New York

Dennis Oppenheim

Sonnabend Gallery

Dennis Oppenheim exhibited four pieces in his recent one-man show at Sonnabend. I’m not overly familiar with Oppenheim’s previous work, but it seems to have varied quite a bit, including Earthworks, performance pieces, body art, their combinations, and documentation through film and photography. The work in this show involves aspects of the earlier work. The four pieces differ, but each is concerned with creating, within the gallery, the psychological essence of a larger system or situation. The work is autobiographical in that Oppenheim, either by choice or circumstance, is intimately involved with each system and situation.

In Predictions, two model train engines circle on two intersecting loops of track, one of them spotted by a red light. The spotted intersection is the surrogate for a real one on the L.I.R.R. Oppenheim explains this relationship in a statement on the wall which concludes that “the installation will be activated at every opportunity for as long a period as possible during this exhibition and at subsequent exhibitions, until 11:22 P.M., June 10, 1988.” At this time, Oppenheim intuitively predicts, the real trains will collide. A barely intelligible, double-track tape loop of Oppenheim chanting the predicted time and date of collision repeats as ceaselessly and monotonously as the trains. This piece has a mesmerizing quality; attention is not really sustained, but attention to anything else is made impossible by the endless circling of the trains, their noise, and the noise of Oppenheim’s voice. There is no convincing sense of the larger situation, of the actual intersection, or of the two engines which will spend the next 15 years rushing toward death.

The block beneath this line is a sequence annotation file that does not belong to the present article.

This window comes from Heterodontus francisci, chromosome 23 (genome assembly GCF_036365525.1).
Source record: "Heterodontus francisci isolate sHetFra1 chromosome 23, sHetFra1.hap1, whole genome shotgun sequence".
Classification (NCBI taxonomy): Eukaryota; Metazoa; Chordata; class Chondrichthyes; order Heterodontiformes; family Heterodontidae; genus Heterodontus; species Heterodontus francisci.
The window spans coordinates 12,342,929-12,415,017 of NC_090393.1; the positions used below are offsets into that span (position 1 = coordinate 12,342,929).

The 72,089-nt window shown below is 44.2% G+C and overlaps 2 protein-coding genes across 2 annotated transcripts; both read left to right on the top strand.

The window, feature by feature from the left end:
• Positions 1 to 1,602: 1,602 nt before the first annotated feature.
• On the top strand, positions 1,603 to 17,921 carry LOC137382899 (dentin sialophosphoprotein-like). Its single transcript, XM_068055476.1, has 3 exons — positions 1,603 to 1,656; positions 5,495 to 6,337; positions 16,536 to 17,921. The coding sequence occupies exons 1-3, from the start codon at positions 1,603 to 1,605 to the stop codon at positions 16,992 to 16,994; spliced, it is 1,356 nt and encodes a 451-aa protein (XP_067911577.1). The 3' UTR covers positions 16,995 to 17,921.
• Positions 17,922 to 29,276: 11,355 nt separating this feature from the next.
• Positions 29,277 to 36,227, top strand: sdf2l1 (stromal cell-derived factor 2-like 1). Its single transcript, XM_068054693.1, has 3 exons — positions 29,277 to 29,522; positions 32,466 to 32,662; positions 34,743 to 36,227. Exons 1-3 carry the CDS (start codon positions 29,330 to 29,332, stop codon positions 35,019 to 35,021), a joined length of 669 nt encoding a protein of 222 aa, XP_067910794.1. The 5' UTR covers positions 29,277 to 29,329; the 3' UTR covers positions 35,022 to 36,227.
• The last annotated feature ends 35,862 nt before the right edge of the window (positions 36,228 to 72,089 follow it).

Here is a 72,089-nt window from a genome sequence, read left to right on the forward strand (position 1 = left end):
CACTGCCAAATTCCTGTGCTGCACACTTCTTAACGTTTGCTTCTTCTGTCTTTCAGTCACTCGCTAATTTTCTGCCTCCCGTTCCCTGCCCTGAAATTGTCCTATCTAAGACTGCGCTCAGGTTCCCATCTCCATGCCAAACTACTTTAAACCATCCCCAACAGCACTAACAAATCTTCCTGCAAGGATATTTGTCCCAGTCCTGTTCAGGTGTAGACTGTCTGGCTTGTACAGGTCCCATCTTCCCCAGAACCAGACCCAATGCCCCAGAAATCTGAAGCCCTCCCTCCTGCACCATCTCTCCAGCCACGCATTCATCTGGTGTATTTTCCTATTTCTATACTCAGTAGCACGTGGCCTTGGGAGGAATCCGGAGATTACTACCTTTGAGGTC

In another piece, Polarities, a slide projector with a dissolving unit (which makes each image dissolve into the following one) alternates the images of two configurations on the gallery wall. They initially suggest constellations. The information is on a lighted podium; the configurations, 500’ long and plotted in a field on Long Island in red magnesium flares, have been enlarged from two drawings, photostatic copies of which are also on thepodium. One drawing is one of the first by Chandra Oppenheim, the artist’s daughter; the other is “presumed to be the last graphic gesture by David Oppenheim,” the artist’s father, “before his death on November 28, 1971.” The configurations are similar, the grandfather’s a narrow parallelogram, the granddaughter’s a looser, oblique triangle. The blending which results from the use of the dissolving unit stresses their similarity. The changing angles and heights from which the pieces were photographed make them seem even more similar by making them at times indistinguishable. The piece involves several kinds of polarities: young/old, first/last (or living/dead), geometric/organic, and obviously small/large. But the combination of the first ones with the last seems arbitrary. The enlargement of the drawings into some kind of Earthwork seems to have little to do with their source, Oppenheim’s relatives, or with the implications of the drawings’ visual similarity.